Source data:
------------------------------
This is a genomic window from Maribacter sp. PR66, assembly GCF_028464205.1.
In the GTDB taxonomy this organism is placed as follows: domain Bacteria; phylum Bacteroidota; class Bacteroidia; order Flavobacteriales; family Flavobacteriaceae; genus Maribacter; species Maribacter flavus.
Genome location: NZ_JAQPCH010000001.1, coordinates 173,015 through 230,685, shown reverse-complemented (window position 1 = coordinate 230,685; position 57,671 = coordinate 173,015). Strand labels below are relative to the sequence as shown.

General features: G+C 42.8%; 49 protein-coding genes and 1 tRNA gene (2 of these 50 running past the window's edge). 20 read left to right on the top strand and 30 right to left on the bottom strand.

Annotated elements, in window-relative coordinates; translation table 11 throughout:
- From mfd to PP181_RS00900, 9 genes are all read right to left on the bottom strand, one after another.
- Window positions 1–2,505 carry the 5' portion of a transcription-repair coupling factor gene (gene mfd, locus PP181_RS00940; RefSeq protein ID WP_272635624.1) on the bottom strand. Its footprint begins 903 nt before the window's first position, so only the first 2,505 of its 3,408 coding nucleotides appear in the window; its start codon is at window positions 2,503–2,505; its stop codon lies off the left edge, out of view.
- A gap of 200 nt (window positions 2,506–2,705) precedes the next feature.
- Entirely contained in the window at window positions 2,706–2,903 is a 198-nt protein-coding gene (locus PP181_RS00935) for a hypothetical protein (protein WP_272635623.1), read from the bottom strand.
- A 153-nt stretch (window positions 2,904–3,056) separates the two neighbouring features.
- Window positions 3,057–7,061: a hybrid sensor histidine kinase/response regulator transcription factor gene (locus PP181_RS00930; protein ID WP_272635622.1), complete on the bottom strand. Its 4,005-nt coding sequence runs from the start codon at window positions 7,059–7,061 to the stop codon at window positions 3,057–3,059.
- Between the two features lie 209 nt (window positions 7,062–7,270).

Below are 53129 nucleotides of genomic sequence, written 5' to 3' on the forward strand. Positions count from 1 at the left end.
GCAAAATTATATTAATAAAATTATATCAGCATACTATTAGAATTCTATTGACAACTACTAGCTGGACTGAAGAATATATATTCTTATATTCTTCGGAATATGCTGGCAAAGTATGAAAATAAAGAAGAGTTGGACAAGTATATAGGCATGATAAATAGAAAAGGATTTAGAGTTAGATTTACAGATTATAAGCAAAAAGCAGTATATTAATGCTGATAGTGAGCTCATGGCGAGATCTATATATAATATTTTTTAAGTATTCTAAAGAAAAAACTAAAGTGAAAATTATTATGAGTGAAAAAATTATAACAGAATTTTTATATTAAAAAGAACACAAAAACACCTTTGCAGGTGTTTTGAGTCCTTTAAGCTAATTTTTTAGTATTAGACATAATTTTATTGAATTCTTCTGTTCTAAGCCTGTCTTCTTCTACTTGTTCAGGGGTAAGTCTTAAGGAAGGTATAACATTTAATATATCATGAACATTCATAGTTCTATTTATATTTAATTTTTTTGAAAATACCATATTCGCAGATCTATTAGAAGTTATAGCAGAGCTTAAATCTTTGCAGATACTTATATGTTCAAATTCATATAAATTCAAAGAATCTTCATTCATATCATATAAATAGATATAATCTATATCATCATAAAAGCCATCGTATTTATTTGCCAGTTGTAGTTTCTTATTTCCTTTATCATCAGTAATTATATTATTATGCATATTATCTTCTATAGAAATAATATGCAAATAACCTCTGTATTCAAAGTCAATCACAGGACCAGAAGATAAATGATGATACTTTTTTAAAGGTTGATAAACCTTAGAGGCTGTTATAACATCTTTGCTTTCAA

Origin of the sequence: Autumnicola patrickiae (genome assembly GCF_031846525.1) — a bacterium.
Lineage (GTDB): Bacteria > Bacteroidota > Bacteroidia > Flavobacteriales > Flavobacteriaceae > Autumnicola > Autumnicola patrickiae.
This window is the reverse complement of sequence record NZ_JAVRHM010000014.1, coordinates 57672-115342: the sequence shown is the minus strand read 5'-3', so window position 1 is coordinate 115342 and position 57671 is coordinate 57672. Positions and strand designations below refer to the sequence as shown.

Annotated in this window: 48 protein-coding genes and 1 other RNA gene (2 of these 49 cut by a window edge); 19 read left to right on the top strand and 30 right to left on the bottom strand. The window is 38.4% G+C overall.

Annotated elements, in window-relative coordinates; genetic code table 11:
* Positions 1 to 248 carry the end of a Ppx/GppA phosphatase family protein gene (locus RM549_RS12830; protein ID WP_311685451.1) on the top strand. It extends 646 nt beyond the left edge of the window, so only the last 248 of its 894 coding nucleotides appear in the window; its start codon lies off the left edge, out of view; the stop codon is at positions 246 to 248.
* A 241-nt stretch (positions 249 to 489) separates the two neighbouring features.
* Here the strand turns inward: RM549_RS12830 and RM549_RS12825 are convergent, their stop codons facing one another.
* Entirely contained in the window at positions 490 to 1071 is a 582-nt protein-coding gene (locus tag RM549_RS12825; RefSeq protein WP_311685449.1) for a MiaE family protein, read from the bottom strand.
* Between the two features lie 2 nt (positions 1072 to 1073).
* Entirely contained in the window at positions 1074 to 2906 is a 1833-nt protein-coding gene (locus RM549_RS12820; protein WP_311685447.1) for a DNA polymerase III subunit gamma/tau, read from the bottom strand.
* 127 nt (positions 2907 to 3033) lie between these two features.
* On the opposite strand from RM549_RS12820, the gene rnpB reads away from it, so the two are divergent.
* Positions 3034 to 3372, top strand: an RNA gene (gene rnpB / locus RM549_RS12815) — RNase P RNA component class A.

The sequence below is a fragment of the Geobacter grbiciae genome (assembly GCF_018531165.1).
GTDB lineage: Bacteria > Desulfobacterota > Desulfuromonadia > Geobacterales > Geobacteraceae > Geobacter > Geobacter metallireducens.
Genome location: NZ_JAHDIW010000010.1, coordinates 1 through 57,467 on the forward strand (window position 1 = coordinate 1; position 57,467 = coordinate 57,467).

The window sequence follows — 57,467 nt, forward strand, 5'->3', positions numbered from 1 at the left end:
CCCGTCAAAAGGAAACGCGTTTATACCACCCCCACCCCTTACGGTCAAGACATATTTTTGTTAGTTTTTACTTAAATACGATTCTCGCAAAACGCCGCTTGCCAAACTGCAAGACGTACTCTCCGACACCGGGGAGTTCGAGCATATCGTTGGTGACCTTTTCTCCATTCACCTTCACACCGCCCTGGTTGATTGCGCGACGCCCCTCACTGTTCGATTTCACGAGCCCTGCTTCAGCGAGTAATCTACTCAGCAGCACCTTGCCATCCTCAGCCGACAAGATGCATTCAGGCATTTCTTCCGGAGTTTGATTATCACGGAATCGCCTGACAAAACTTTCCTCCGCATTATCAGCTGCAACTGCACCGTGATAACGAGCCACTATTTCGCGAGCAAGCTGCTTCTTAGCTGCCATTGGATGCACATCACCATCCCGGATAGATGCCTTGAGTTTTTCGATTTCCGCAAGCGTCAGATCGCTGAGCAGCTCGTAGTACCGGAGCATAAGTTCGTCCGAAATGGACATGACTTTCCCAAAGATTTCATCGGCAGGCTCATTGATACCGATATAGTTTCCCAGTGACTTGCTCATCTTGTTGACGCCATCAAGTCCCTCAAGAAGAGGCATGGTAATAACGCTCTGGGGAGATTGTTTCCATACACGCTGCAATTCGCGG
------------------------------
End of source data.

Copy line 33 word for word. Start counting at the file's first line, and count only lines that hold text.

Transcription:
CCCGTCAAAAGGAAACGCGTTTATACCACCCCCACCCCTTACGGTCAAGACATATTTTTGTTAGTTTTTACTTAAATACGATTCTCGCAAAACGCCGCTTGCCAAACTGCAAGACGTACTCTCCGACACCGGGGAGTTCGAGCATATCGTTGGTGACCTTTTCTCCATTCACCTTCACACCGCCCTGGTTGATTGCGCGACGCCCCTCACTGTTCGATTTCACGAGCCCTGCTTCAGCGAGTAATCTACTCAGCAGCACCTTGCCATCCTCAGCCGACAAGATGCATTCAGGCATTTCTTCCGGAGTTTGATTATCACGGAATCGCCTGACAAAACTTTCCTCCGCATTATCAGCTGCAACTGCACCGTGATAACGAGCCACTATTTCGCGAGCAAGCTGCTTCTTAGCTGCCATTGGATGCACATCACCATCCCGGATAGATGCCTTGAGTTTTTCGATTTCCGCAAGCGTCAGATCGCTGAGCAGCTCGTAGTACCGGAGCATAAGTTCGTCCGAAATGGACATGACTTTCCCAAAGATTTCATCGGCAGGCTCATTGATACCGATATAGTTTCCCAGTGACTTGCTCATCTTGTTGACGCCATCAAGTCCCTCAAGAAGAGGCATGGTAATAACGCTCTGGGGAGATTGTTTCCATACACGCTGCAATTCGCGG